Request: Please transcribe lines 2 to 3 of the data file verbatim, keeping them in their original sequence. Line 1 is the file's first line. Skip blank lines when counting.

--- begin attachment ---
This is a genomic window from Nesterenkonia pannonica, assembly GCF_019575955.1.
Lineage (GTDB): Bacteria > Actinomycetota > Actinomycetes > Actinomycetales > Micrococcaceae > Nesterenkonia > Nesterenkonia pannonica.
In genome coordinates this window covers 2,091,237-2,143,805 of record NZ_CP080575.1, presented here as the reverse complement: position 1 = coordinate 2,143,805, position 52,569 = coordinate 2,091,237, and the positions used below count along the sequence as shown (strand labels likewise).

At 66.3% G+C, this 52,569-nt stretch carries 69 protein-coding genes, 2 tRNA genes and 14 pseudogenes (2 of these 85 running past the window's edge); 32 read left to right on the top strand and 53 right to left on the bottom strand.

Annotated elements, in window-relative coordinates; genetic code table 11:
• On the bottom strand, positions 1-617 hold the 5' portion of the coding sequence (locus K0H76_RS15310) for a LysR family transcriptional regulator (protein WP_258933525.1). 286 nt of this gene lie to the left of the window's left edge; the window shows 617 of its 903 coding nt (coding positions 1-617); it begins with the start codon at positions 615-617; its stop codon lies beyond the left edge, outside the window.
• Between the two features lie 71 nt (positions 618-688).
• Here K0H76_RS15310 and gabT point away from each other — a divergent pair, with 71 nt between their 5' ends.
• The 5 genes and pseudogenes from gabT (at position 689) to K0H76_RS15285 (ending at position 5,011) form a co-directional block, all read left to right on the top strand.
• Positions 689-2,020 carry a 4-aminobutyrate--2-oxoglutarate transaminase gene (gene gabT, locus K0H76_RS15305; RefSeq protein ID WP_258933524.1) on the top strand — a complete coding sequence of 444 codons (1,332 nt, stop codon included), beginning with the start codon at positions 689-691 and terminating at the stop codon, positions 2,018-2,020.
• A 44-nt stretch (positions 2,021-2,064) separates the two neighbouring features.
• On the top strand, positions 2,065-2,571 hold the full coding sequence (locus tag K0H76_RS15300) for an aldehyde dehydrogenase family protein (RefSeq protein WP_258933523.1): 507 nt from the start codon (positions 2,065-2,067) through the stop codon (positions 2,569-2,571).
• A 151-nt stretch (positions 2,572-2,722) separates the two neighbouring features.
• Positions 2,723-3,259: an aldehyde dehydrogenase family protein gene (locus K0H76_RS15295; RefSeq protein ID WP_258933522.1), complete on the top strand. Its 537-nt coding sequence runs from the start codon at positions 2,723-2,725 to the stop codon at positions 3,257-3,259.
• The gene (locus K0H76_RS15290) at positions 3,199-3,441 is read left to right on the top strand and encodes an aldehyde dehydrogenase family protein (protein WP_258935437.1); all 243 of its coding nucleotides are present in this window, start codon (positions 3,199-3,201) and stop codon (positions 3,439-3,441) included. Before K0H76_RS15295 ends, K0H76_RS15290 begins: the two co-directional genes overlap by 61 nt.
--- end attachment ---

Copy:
Lineage (GTDB): Bacteria > Actinomycetota > Actinomycetes > Actinomycetales > Micrococcaceae > Nesterenkonia > Nesterenkonia pannonica.
In genome coordinates this window covers 2,091,237-2,143,805 of record NZ_CP080575.1, presented here as the reverse complement: position 1 = coordinate 2,143,805, position 52,569 = coordinate 2,091,237, and the positions used below count along the sequence as shown (strand labels likewise).